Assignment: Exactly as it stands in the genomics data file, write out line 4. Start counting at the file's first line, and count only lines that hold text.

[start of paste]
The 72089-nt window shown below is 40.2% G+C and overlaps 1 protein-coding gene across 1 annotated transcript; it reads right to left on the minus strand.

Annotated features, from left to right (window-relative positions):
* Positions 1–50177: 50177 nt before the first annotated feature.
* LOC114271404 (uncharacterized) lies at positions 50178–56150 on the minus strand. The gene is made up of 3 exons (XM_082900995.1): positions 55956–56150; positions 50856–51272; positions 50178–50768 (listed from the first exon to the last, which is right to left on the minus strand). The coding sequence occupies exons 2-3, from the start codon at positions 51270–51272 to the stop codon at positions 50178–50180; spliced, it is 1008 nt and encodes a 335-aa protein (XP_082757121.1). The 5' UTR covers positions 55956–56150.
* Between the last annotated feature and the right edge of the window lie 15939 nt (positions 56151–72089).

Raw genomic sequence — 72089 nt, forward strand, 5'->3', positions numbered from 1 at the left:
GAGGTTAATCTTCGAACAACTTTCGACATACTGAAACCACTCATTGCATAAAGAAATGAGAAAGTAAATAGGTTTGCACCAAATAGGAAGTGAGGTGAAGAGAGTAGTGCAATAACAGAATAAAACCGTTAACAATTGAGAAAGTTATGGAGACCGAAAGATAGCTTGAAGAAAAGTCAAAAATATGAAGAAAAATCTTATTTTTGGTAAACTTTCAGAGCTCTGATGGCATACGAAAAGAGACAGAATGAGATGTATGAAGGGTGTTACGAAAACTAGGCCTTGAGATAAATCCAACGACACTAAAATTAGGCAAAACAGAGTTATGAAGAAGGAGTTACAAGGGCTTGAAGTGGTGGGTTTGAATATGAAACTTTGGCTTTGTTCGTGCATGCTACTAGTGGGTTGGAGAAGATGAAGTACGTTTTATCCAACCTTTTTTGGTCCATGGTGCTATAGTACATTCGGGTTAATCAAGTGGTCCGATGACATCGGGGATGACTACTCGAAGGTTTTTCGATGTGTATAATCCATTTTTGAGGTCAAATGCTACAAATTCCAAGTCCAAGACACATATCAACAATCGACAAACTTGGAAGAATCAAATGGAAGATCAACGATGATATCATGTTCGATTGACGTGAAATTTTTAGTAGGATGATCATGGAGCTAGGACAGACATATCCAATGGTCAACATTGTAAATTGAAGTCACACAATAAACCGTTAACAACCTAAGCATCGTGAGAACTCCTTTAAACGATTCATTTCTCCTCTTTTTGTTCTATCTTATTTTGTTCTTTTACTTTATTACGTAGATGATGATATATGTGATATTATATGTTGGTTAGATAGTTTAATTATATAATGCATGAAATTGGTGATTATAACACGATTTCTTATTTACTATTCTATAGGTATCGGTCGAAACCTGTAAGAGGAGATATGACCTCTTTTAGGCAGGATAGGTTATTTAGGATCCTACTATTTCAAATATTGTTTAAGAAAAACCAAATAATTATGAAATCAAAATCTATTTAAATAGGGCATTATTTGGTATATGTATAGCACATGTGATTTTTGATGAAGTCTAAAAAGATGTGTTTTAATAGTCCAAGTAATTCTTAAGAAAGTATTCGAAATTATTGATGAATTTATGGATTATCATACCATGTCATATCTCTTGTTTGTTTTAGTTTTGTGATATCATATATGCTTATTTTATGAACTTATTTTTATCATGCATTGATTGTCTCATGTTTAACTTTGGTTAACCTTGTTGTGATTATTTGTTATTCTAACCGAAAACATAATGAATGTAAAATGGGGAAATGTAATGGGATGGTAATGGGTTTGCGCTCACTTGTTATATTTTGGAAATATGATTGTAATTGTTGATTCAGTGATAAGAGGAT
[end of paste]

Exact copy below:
* LOC114271404 (uncharacterized) lies at positions 50178–56150 on the minus strand. The gene is made up of 3 exons (XM_082900995.1): positions 55956–56150; positions 50856–51272; positions 50178–50768 (listed from the first exon to the last, which is right to left on the minus strand). The coding sequence occupies exons 2-3, from the start codon at positions 51270–51272 to the stop codon at positions 50178–50180; spliced, it is 1008 nt and encodes a 335-aa protein (XP_082757121.1). The 5' UTR covers positions 55956–56150.